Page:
The Fund combines a composite-scoring multifactor stock selection model with a dynamic currency hedge in an attempt to generate excess return. The Fund’s 359 bps of outperformance versus the MSCI EAFE Index, as of September 30, can be attributed to both stock selection and its dynamic currency hedge.

In figure 1, we break down DWMF’s performance since inception across the two components alongside that of the MSCI EAFE Index. DWMF’s stock selection, shown as the orange line, has consistently outperformed on its own. The dynamic currency hedge return, shown as the teal line plotted on the right-hand axis, also contributed to the overall performance of the Fund (shown as the dark blue line) and helped reduce drawdown during volatile market periods.

Figure 1: Since Inception: Growth of $100

Source: WisdomTree.

FEATURED PRODUCT

WisdomTree International Multifactor Fund
(DWMF US)

– Provides exposure to international developed
market stocks based on a quantitative model that
blends fundamental and technical factors.

– Incorporates a dynamic hedging overlay based
on carry, value, and momentum factors.

– AUM of $27 million; Expense ratio – 0.38%.

Since DWMF’s inception, both the stock selection and the dynamic currency hedge have worked together to achieve DWMF’s outperformance. The interaction between these two has contributed to the strategy’s lower beta, which has been especially valuable during periods of heightened volatility, such as December 2018, May 2019, and most recently in August 2019. Keep in mind, when markets are ripe with uncertainty and recession anxieties are top of mind, downside protection can be just as valuable as outperformance itself.

The multifactor benefit

WisdomTree’s approach also offers distinct, fundamental advantages due to its emphasis on value and quality factors. As of its most recent rebalance on 13 September 2019, the multifactor strategy offers a 12.5% discount in its price-to-earnings ratio compared to the MSCI EAFE Index. Likewise, it provides a 282bps improvement in return on equity and an 81bps enhancement in return on assets, both attributable to the strategy’s focus on well-capitalized companies with efficient and robust operations.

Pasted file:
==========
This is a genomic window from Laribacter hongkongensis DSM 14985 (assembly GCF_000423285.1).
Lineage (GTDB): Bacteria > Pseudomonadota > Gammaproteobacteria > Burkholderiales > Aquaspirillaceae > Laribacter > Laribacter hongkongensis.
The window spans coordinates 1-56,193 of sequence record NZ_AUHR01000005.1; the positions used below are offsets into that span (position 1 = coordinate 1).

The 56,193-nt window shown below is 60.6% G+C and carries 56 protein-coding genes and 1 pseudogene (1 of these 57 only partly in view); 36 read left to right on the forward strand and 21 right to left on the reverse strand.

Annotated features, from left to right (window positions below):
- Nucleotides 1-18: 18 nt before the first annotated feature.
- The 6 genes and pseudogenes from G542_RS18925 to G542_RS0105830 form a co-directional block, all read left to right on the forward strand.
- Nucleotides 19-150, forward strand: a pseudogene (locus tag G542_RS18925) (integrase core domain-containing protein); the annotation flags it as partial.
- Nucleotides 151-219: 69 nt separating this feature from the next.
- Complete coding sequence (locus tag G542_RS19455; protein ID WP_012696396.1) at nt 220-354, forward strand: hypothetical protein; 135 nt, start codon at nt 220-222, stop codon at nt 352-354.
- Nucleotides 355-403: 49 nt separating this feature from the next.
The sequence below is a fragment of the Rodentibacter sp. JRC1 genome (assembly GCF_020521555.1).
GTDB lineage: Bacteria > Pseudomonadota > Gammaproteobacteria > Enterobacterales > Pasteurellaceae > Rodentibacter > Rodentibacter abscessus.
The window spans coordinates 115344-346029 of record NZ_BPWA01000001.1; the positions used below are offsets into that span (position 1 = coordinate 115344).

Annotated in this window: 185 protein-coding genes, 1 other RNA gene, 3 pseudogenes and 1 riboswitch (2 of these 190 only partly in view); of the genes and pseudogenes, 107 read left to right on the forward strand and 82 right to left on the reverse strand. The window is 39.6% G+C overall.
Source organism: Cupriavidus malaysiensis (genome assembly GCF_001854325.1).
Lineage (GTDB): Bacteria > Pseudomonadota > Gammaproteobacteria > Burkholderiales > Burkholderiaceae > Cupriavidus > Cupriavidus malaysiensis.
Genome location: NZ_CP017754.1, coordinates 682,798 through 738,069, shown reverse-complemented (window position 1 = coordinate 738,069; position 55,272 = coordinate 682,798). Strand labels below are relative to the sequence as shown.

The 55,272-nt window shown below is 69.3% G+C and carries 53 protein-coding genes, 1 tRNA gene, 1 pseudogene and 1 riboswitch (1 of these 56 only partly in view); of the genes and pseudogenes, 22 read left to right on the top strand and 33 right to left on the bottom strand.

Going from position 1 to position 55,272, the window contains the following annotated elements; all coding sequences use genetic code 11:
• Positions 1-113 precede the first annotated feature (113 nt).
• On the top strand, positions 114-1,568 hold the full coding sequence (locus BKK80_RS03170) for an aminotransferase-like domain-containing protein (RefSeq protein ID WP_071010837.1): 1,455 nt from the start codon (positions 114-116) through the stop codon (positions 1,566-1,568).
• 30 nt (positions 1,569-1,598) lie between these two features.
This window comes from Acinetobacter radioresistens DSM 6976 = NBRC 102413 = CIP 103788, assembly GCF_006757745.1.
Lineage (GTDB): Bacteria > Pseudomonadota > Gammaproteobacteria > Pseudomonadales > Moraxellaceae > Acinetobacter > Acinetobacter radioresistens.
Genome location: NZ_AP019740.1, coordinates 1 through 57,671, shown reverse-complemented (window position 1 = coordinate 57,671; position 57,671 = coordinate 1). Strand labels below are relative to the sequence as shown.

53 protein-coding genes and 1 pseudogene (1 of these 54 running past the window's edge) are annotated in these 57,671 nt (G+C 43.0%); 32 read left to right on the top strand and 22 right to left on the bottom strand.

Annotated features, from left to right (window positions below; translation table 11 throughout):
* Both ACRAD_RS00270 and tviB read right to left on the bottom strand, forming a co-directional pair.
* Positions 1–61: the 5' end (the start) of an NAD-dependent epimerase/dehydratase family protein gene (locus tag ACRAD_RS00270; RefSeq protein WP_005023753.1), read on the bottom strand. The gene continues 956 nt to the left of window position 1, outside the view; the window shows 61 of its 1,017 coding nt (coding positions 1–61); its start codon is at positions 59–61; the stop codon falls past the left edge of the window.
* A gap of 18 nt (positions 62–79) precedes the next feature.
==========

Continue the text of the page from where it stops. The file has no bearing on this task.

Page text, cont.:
As a result, the Fund provides a selection of healthy companies at a discount to the broad developed market, which is especially important in a region with sluggish growth.

Figure 2: The factors explain the fundamentals

Source: WisdomTree.

 It’s time to get creative in developed markets

Although the Fund is still in its infancy, it has already proven that there’s value in a multifactor stock selection strategy in developed equity markets.

Couple that with a currency risk mitigator, and suddenly the region has much more to offer than geopolitical uncertainty and sluggish economic activity.

While it’s easy to be discouraged by prospects within the region, at WisdomTree, we believe there’s opportunity in every market. You just need to know where to look for it.

(The views expressed here are those of the author and do not necessarily reflect those of ETF Strategy.)

Tags: , , , , , , , , ,

Leave a Comment